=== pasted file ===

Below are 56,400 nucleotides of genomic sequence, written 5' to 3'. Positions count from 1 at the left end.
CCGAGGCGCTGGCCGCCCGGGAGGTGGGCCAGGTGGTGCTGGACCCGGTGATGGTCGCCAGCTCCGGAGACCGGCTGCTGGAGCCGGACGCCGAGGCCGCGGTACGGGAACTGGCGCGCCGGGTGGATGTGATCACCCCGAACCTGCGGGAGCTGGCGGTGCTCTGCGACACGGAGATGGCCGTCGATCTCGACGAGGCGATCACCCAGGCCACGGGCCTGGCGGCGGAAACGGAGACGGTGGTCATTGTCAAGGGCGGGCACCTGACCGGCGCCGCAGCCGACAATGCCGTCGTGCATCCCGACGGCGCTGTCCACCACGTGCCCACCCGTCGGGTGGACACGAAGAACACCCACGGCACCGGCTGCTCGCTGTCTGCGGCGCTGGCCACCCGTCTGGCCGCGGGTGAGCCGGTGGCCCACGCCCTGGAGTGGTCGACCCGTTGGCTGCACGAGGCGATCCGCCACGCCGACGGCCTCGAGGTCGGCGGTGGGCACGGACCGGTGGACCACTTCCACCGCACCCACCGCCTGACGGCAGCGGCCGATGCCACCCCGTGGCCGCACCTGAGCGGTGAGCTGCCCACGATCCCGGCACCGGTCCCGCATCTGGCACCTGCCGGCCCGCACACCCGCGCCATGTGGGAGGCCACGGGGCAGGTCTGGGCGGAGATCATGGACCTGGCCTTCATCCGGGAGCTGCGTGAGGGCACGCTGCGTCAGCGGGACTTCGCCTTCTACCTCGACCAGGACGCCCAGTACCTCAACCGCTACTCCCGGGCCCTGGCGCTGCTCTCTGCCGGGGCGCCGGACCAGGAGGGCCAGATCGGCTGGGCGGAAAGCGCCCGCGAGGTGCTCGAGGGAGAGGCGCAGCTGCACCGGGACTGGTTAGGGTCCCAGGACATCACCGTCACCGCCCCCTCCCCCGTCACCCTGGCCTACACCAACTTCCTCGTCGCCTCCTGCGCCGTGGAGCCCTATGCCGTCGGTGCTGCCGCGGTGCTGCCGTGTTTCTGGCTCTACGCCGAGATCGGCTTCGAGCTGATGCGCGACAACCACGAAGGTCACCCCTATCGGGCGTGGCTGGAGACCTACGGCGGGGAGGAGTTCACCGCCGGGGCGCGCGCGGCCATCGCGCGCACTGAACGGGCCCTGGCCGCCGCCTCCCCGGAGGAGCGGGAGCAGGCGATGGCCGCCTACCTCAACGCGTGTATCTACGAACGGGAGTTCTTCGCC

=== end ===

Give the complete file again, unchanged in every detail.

Below are 56,400 nucleotides of genomic sequence, written 5' to 3'. Positions count from 1 at the left end.
CCGAGGCGCTGGCCGCCCGGGAGGTGGGCCAGGTGGTGCTGGACCCGGTGATGGTCGCCAGCTCCGGAGACCGGCTGCTGGAGCCGGACGCCGAGGCCGCGGTACGGGAACTGGCGCGCCGGGTGGATGTGATCACCCCGAACCTGCGGGAGCTGGCGGTGCTCTGCGACACGGAGATGGCCGTCGATCTCGACGAGGCGATCACCCAGGCCACGGGCCTGGCGGCGGAAACGGAGACGGTGGTCATTGTCAAGGGCGGGCACCTGACCGGCGCCGCAGCCGACAATGCCGTCGTGCATCCCGACGGCGCTGTCCACCACGTGCCCACCCGTCGGGTGGACACGAAGAACACCCACGGCACCGGCTGCTCGCTGTCTGCGGCGCTGGCCACCCGTCTGGCCGCGGGTGAGCCGGTGGCCCACGCCCTGGAGTGGTCGACCCGTTGGCTGCACGAGGCGATCCGCCACGCCGACGGCCTCGAGGTCGGCGGTGGGCACGGACCGGTGGACCACTTCCACCGCACCCACCGCCTGACGGCAGCGGCCGATGCCACCCCGTGGCCGCACCTGAGCGGTGAGCTGCCCACGATCCCGGCACCGGTCCCGCATCTGGCACCTGCCGGCCCGCACACCCGCGCCATGTGGGAGGCCACGGGGCAGGTCTGGGCGGAGATCATGGACCTGGCCTTCATCCGGGAGCTGCGTGAGGGCACGCTGCGTCAGCGGGACTTCGCCTTCTACCTCGACCAGGACGCCCAGTACCTCAACCGCTACTCCCGGGCCCTGGCGCTGCTCTCTGCCGGGGCGCCGGACCAGGAGGGCCAGATCGGCTGGGCGGAAAGCGCCCGCGAGGTGCTCGAGGGAGAGGCGCAGCTGCACCGGGACTGGTTAGGGTCCCAGGACATCACCGTCACCGCCCCCTCCCCCGTCACCCTGGCCTACACCAACTTCCTCGTCGCCTCCTGCGCCGTGGAGCCCTATGCCGTCGGTGCTGCCGCGGTGCTGCCGTGTTTCTGGCTCTACGCCGAGATCGGCTTCGAGCTGATGCGCGACAACCACGAAGGTCACCCCTATCGGGCGTGGCTGGAGACCTACGGCGGGGAGGAGTTCACCGCCGGGGCGCGCGCGGCCATCGCGCGCACTGAACGGGCCCTGGCCGCCGCCTCCCCGGAGGAGCGGGAGCAGGCGATGGCCGCCTACCTCAACGCGTGTATCTACGAACGGGAGTTCTTCGCC